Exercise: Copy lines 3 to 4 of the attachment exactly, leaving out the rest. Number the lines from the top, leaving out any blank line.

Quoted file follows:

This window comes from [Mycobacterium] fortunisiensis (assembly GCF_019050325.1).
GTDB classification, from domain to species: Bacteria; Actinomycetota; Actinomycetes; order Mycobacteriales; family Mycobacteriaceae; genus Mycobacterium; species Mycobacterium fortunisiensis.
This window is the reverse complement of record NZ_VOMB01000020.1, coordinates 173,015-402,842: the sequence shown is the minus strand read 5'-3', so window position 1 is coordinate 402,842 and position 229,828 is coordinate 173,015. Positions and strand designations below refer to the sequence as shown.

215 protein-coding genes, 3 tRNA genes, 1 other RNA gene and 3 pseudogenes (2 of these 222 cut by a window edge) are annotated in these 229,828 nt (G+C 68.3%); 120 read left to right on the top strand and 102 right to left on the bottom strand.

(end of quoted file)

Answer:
This window is the reverse complement of record NZ_VOMB01000020.1, coordinates 173,015-402,842: the sequence shown is the minus strand read 5'-3', so window position 1 is coordinate 402,842 and position 229,828 is coordinate 173,015. Positions and strand designations below refer to the sequence as shown.

215 protein-coding genes, 3 tRNA genes, 1 other RNA gene and 3 pseudogenes (2 of these 222 cut by a window edge) are annotated in these 229,828 nt (G+C 68.3%); 120 read left to right on the top strand and 102 right to left on the bottom strand.